|Hugo Carlson||160 ac – Sec 9 Twp 13 Rge 7||$1800||$2007.50|
|Nels Martinson||200 ac – Sec 8 & 17 Twp 13 Rge 7||$3000||$3330|
|C. F. Mostrom||160 ac – Sec 21 Twp 13 Rge 7||$1429||$1507.50|
Some of the note and mortgage debts were settled right away, while others remained outstanding until December of 1901 with additional interest accruing during the interim period. I guess we’ll never know how much trouble it was for Lars to get everything collected. Had John not died, some of these debts might not have been due so soon. But it was probably Lars’ responsibility to call in all of John’s debts within a year. Some of these folks might have had to secure other financing in order to hold onto their farms, and that probably took some time.
As for John’s debts, he owed money to his daughter and to his son-in-law. These debts were also settled.
|Owed to||Amount Owed||Amount Paid|
As for John’s other expenses payable during the year, there were $138.22 in funeral expenses plus $120 for the beautiful stone monument (still standing in the Fridhem Cemetery). We also see tax payments due, payments to neighbors and friends for shelling corn and threshing and other miscellaneous farm expenses.
But a surprise turned up! The estate also paid funeral expenses and a monument for “Anna Svenson”. Who is this?
Searching on findagrave.com, I quickly found her grave. She was born on August 30, 1833 and died February 14, 1901. So she clearly died during the period that John’s estate was under Lars’ supervision. The spelling of her last name, Svenson, made me think of Nilla. I checked my records for Nilla and sure enough, she had a sister Anna born on August 30, 1833! I don’t know whether the ‘Swanson’ name refers to her married name or to an Americanized version of ‘Svensdotter’, but I have no doubt that this is Nilla’s sister. This a cool discovery, and now I’m curious whether any of Nilla’s other siblings came to the United States.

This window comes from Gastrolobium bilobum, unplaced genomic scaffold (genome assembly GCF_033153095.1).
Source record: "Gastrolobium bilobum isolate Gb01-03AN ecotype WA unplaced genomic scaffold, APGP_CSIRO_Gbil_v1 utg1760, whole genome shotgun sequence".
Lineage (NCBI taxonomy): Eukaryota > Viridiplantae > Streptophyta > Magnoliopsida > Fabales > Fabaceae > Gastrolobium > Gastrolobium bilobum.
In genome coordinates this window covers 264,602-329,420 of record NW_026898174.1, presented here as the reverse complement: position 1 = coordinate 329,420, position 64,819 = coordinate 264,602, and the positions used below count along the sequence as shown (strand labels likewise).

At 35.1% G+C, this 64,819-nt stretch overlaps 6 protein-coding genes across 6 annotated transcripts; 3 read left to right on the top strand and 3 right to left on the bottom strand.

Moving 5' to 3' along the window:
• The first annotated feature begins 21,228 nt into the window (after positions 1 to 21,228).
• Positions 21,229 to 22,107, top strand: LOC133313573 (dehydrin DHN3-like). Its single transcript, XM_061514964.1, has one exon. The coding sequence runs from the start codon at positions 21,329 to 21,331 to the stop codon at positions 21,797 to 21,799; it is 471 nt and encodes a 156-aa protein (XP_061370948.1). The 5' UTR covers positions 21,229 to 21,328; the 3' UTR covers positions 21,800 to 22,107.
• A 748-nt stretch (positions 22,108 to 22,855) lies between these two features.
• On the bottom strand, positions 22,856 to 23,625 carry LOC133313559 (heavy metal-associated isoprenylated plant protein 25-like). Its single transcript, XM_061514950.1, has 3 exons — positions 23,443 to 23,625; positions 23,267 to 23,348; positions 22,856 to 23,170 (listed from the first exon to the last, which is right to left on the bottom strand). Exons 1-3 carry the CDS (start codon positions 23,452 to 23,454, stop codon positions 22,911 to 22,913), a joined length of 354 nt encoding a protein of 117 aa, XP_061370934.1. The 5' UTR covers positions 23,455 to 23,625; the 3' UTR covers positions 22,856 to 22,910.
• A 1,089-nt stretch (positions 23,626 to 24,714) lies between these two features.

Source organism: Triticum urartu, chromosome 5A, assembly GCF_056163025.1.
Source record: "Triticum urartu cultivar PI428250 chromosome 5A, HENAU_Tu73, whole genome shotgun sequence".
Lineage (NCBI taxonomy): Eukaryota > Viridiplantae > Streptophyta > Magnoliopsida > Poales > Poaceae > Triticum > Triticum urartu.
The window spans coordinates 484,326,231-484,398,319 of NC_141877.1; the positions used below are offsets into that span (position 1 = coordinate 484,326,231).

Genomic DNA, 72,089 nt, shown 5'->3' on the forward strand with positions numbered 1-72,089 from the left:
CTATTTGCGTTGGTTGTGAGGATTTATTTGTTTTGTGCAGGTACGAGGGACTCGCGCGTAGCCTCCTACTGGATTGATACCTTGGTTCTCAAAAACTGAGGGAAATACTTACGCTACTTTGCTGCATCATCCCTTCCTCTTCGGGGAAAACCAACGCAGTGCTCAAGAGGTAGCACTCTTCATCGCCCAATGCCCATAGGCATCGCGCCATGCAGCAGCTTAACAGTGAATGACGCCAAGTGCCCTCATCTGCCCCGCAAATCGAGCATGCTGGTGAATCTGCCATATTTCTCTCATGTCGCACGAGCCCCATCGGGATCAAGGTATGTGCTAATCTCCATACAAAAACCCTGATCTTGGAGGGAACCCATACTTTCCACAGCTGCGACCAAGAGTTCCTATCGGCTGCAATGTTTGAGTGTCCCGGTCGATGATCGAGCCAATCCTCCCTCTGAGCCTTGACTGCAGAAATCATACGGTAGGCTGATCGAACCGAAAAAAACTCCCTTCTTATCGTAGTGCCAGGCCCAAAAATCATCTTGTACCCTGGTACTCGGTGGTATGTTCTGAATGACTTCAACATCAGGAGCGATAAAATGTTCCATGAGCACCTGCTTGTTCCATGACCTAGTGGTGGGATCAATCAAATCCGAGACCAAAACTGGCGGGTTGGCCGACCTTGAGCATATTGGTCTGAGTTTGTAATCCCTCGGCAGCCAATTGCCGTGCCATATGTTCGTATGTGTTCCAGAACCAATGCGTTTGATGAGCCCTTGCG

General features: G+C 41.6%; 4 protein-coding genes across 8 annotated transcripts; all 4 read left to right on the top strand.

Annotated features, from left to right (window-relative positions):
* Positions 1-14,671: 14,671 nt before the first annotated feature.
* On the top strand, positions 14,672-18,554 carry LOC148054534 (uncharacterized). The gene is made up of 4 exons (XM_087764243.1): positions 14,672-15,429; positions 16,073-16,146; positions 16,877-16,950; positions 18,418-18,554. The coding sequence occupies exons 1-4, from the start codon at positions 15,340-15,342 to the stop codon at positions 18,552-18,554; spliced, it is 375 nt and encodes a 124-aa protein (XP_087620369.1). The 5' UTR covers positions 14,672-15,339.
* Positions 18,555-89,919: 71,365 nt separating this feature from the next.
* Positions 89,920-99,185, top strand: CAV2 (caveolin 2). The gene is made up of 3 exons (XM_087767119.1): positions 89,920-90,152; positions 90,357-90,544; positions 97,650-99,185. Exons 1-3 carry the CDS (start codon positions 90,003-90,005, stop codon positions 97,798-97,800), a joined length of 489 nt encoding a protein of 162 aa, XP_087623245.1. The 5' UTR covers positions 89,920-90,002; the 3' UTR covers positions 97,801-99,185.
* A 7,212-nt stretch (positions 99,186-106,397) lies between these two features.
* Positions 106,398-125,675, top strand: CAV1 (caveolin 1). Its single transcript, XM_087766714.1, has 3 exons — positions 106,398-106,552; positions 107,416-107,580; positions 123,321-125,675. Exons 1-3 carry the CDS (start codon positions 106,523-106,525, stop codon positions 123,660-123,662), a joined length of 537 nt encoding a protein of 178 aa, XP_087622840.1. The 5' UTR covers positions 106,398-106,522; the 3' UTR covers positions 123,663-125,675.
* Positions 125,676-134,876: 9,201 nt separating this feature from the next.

The 1900 census shows Anna living with John and Nilla at the home of Hugo and Elna Carlson. (That must have been quite houseful of inlaws for poor Hugo to deal with!) Anna is listed as a 66-year-old widow with four children still living, and she emigrated to the United States in 1889. I don’t know whether she came to this country before or after her husband died, or whether her children were in the U.S. or in Sweden. More digging to do on this one for sure!
After everything had been settled, John’s estate held about $9600 in cash plus the farm in Section 24. The cash would have been divided equally among his heirs. The little girls, Ruth and Mabel Hanson, were to split their mother Anna’s share of the estate. As I mentioned above, I didn’t bother with printing all the receipts but I assume included in them would have been receipts for these payouts. The final decree said that the real estate was “subject to the dower interest of Nilla Martinson”. I think that means she gets to keep it until she dies and then it passes to the other remaining heirs.
As I suspected all along, John Martinson did very well; he accumulated land and wealth as an early Saunders County homesteader. Someday I will go back to the Saunders County courthouse and track down all his land holdings to see if he really did acquire a farm for each one of his children.
This concludes my look at John Martinson’s probate records. Next up, Christian Pearson!